5. Your point about Donum veritatis referring to theologians who reject the ordinary Magisterium begs the question because you have not established that Pope Francis is going against any teaching of the Magisterium. You cite canon 212§3, but you fail to mention that it also requires manifesting opinions with reverence toward pastors and attention to “the common advantage and the dignity of persons.” We question whether accusing Pope Francis of propagating heresies is really showing reverence, and we question whether this serves the common advantage of the Church and the dignity of persons. We also do not believe that the Correctio follows the guidelines of Donum veritatis, as we explained in our article.

The text of the Correctio makes the case in detail, and with copious documentation, for the view that, by his words, deeds, and omissions, Pope Francis is propagating views contrary to the Magisterium. A bald denial by you is hardly an adequate response.

We are very aware of the requirement of Canon 212 (and of common sense) for reverence, attention to the common advantage, and so on. Again, a bald assertion by you that we have failed to do this is no argument.

You appear to be missing what should be obvious, that we believe that Pope Francis is doing what we claim he is doing. Given our subjective position, what is it we are obliged to do, in conscience, and how should we go about it? It is not an act of reverence or affection to fail to point out grave and urgent problems in a Pope’s government of the Church: to fail in this way is to act as a timeserving courtier, not a faithful member of the Mystical Body. Those who love the Pope and respect his office should feel profoundly the duty to make clear exactly how serious the problem is, however much what they say is expressed in respectful terms, and however much they may wish to give the Pope the chance to clarify his position privately and so on. I really cannot see how the Correctio can be faulted on these grounds.

6. You mention that Matthew 18:15–17 allows for making problems public when private admonitions fail. This text, though, advises taking a brother to the Church for correction. It does not advise correcting the head of the Church.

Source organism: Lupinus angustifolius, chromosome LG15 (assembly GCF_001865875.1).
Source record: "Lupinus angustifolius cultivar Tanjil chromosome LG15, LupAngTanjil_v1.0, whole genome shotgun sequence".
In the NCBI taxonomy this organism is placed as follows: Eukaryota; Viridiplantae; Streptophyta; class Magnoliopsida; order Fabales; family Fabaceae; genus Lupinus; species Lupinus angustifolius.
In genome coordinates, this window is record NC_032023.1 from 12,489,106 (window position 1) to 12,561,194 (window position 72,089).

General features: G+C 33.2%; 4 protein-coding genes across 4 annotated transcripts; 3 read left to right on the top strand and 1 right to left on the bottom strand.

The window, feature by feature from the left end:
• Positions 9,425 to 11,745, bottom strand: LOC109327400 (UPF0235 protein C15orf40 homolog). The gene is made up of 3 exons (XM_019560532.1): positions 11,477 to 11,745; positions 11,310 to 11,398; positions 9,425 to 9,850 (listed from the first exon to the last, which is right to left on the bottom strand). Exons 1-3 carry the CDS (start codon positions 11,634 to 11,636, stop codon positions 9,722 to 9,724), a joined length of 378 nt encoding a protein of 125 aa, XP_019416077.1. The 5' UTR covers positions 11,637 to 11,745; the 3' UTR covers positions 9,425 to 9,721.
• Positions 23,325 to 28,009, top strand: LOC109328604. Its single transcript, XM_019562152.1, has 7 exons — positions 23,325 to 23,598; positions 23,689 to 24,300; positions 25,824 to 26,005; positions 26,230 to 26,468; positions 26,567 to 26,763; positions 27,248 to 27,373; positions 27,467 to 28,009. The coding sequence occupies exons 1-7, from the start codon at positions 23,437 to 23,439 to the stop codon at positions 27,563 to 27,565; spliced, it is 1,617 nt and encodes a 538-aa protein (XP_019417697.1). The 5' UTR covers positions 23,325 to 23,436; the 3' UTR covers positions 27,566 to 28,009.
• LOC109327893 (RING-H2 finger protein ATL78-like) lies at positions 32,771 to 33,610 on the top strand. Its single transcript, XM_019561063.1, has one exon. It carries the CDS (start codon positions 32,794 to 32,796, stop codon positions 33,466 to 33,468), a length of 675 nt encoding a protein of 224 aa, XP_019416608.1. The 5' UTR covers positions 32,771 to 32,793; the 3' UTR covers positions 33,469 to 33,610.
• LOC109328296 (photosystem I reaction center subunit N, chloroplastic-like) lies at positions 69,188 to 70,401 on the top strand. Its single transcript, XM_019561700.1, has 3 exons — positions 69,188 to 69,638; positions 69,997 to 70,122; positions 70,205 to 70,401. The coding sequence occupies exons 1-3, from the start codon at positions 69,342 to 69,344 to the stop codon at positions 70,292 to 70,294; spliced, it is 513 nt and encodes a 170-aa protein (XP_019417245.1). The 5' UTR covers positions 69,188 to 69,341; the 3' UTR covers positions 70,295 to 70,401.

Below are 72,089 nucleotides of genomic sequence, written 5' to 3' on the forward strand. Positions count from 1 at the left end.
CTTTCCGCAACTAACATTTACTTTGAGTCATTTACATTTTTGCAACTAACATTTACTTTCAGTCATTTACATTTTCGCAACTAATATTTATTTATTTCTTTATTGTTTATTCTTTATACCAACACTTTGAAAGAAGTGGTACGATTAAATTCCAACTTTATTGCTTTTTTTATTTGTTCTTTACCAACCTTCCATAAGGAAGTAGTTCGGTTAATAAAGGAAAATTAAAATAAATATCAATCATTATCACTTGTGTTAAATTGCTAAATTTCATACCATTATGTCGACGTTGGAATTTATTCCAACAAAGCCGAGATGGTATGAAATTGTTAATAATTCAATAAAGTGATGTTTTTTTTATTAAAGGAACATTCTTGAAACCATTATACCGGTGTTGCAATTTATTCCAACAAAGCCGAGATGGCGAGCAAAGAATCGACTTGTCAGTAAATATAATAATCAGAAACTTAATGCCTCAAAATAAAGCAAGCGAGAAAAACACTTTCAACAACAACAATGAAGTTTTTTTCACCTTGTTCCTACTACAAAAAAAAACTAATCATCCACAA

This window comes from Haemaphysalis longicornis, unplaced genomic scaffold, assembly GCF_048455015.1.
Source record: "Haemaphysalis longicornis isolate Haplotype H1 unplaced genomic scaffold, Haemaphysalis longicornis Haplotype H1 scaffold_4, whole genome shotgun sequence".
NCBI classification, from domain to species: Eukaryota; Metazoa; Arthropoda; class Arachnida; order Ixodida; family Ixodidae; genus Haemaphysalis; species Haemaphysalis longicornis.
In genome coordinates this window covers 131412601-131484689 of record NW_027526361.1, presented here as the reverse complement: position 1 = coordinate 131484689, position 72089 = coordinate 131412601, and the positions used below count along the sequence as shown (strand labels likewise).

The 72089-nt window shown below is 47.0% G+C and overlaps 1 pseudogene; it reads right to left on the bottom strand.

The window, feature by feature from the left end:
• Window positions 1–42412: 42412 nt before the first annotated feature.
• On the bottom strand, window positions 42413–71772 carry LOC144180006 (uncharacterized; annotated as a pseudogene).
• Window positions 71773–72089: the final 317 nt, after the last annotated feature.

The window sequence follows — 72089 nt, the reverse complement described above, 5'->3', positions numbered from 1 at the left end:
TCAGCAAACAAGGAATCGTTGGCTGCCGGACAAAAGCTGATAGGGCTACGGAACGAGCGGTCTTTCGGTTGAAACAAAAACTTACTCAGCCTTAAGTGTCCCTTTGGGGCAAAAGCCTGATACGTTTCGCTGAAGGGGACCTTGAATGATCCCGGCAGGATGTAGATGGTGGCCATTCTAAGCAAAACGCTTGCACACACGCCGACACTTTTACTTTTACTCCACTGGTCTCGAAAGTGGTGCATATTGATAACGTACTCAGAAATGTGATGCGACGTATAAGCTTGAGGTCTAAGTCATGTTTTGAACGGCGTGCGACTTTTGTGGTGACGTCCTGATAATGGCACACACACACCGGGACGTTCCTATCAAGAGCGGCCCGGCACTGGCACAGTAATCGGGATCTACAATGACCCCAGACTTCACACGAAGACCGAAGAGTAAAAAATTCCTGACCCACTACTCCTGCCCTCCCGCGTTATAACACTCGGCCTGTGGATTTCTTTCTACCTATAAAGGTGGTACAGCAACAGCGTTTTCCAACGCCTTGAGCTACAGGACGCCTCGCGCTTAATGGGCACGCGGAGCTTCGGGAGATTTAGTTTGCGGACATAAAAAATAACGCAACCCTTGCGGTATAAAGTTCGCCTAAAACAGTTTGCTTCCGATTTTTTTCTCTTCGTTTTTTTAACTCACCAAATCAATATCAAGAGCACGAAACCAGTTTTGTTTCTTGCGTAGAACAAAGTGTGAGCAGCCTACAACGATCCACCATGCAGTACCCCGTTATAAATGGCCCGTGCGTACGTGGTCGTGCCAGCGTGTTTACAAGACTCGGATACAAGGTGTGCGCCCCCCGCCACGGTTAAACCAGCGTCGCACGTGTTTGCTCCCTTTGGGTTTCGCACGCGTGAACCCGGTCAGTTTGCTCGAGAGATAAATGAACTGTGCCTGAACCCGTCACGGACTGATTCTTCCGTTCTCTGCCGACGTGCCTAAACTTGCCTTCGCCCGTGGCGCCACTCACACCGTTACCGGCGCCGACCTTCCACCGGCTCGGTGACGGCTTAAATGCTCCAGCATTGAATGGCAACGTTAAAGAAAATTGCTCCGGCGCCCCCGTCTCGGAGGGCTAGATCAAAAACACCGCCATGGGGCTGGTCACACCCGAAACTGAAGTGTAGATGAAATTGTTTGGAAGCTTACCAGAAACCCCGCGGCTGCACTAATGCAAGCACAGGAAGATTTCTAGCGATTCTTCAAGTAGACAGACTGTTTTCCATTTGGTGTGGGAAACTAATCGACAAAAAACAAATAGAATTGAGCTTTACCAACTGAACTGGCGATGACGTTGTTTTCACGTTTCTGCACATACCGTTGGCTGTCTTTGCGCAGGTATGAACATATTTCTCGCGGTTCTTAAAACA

This seems a most surprising reading of Matthew 18:15-17, in light of Galatians 2:11, in which St Paul recalls how he ‘opposed’ St Peter, the Pope, ‘to his face’, and the tradition of interpretation the latter text has had among the Fathers and Doctors of the Church. The most famous example of this tradition of interpretation is St Thomas Aquinas, who notes two other scriptural passages:

Lev. 19:17: ‘Thou shalt not hate thy brother in thy heart: but reprove him openly, lest thou incur sin through him.’
We could also add Ezekial 33:8: ‘If thou dost not speak to warn the wicked man from his way: that wicked man shall die in his iniquity, but I will require his blood at thy hand.’

Aquinas continues: ‘Apropos of what is said in a certain Gloss, namely, that I withstood him as an adversary, the answer is that the Apostle opposed Peter in the exercise of authority, not in his authority of ruling. Therefore from the foregoing we have an example: prelates, indeed, an example of humility, that they not disdain corrections from those who are lower and subject to them; subjects have an example of zeal and freedom, that they fear not to correct their prelates, particularly if their crime is public and verges upon danger to the multitude.’

7. Like you, we wish to affirm the teachings of the infallible Ordinary and Universal Magisterium. We are not questioning your faith or sincerity; we are only questioning your methods.

Affirming the infallible Ordinary and Universal Magisterium requires of Catholics that they not only live by it, but as God’s honour and the good of their neighbours requires, witness to it publicly.

Oremus pro invicem,

Robert Fastiggi, Ph.D. and Dawn Eden Goldstein, S.T.D.

Thank you for responding.